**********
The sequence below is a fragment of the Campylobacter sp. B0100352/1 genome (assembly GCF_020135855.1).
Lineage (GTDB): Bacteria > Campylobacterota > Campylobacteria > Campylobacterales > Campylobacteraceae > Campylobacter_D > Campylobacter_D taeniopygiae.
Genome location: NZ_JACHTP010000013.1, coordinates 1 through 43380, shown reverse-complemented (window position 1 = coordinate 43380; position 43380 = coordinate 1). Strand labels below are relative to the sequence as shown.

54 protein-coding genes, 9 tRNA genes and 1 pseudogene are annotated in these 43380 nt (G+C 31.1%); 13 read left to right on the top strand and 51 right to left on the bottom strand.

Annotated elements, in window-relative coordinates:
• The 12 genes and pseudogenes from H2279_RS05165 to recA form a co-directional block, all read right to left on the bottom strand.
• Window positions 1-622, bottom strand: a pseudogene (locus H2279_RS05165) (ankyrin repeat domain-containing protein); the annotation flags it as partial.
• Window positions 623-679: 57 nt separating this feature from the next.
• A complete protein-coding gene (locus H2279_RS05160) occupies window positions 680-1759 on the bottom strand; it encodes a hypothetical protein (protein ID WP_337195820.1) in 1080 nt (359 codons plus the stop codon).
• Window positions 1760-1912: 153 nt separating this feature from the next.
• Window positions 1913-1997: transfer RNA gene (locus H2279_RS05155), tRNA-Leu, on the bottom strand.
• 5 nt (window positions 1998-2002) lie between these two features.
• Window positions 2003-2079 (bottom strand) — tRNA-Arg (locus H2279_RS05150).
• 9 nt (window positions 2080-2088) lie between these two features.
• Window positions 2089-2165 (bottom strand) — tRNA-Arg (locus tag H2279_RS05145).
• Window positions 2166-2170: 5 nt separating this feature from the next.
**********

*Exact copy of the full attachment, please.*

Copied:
The sequence below is a fragment of the Campylobacter sp. B0100352/1 genome (assembly GCF_020135855.1).
Lineage (GTDB): Bacteria > Campylobacterota > Campylobacteria > Campylobacterales > Campylobacteraceae > Campylobacter_D > Campylobacter_D taeniopygiae.
Genome location: NZ_JACHTP010000013.1, coordinates 1 through 43380, shown reverse-complemented (window position 1 = coordinate 43380; position 43380 = coordinate 1). Strand labels below are relative to the sequence as shown.

54 protein-coding genes, 9 tRNA genes and 1 pseudogene are annotated in these 43380 nt (G+C 31.1%); 13 read left to right on the top strand and 51 right to left on the bottom strand.

Annotated elements, in window-relative coordinates:
• The 12 genes and pseudogenes from H2279_RS05165 to recA form a co-directional block, all read right to left on the bottom strand.
• Window positions 1-622, bottom strand: a pseudogene (locus H2279_RS05165) (ankyrin repeat domain-containing protein); the annotation flags it as partial.
• Window positions 623-679: 57 nt separating this feature from the next.
• A complete protein-coding gene (locus H2279_RS05160) occupies window positions 680-1759 on the bottom strand; it encodes a hypothetical protein (protein ID WP_337195820.1) in 1080 nt (359 codons plus the stop codon).
• Window positions 1760-1912: 153 nt separating this feature from the next.
• Window positions 1913-1997: transfer RNA gene (locus H2279_RS05155), tRNA-Leu, on the bottom strand.
• 5 nt (window positions 1998-2002) lie between these two features.
• Window positions 2003-2079 (bottom strand) — tRNA-Arg (locus H2279_RS05150).
• 9 nt (window positions 2080-2088) lie between these two features.
• Window positions 2089-2165 (bottom strand) — tRNA-Arg (locus tag H2279_RS05145).
• Window positions 2166-2170: 5 nt separating this feature from the next.